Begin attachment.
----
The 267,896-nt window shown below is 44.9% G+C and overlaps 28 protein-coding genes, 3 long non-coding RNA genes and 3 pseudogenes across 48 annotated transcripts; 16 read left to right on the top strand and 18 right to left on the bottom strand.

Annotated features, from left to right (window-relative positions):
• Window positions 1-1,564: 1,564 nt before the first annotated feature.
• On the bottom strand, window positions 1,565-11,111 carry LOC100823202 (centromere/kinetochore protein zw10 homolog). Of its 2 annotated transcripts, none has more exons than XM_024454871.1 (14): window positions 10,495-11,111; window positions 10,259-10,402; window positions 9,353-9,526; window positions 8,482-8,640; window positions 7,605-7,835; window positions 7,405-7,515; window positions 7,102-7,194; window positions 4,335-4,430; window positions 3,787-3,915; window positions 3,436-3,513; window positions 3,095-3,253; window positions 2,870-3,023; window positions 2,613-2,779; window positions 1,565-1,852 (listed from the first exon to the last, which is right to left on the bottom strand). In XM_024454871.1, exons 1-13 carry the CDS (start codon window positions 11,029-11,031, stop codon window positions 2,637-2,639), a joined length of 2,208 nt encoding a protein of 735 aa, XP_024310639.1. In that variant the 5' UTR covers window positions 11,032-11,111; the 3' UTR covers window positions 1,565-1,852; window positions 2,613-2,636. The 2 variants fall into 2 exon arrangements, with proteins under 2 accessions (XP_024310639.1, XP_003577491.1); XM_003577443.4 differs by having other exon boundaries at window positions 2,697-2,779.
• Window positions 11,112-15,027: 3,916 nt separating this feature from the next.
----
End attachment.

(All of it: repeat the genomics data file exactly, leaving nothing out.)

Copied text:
The 267,896-nt window shown below is 44.9% G+C and overlaps 28 protein-coding genes, 3 long non-coding RNA genes and 3 pseudogenes across 48 annotated transcripts; 16 read left to right on the top strand and 18 right to left on the bottom strand.

Annotated features, from left to right (window-relative positions):
• Window positions 1-1,564: 1,564 nt before the first annotated feature.
• On the bottom strand, window positions 1,565-11,111 carry LOC100823202 (centromere/kinetochore protein zw10 homolog). Of its 2 annotated transcripts, none has more exons than XM_024454871.1 (14): window positions 10,495-11,111; window positions 10,259-10,402; window positions 9,353-9,526; window positions 8,482-8,640; window positions 7,605-7,835; window positions 7,405-7,515; window positions 7,102-7,194; window positions 4,335-4,430; window positions 3,787-3,915; window positions 3,436-3,513; window positions 3,095-3,253; window positions 2,870-3,023; window positions 2,613-2,779; window positions 1,565-1,852 (listed from the first exon to the last, which is right to left on the bottom strand). In XM_024454871.1, exons 1-13 carry the CDS (start codon window positions 11,029-11,031, stop codon window positions 2,637-2,639), a joined length of 2,208 nt encoding a protein of 735 aa, XP_024310639.1. In that variant the 5' UTR covers window positions 11,032-11,111; the 3' UTR covers window positions 1,565-1,852; window positions 2,613-2,636. The 2 variants fall into 2 exon arrangements, with proteins under 2 accessions (XP_024310639.1, XP_003577491.1); XM_003577443.4 differs by having other exon boundaries at window positions 2,697-2,779.
• Window positions 11,112-15,027: 3,916 nt separating this feature from the next.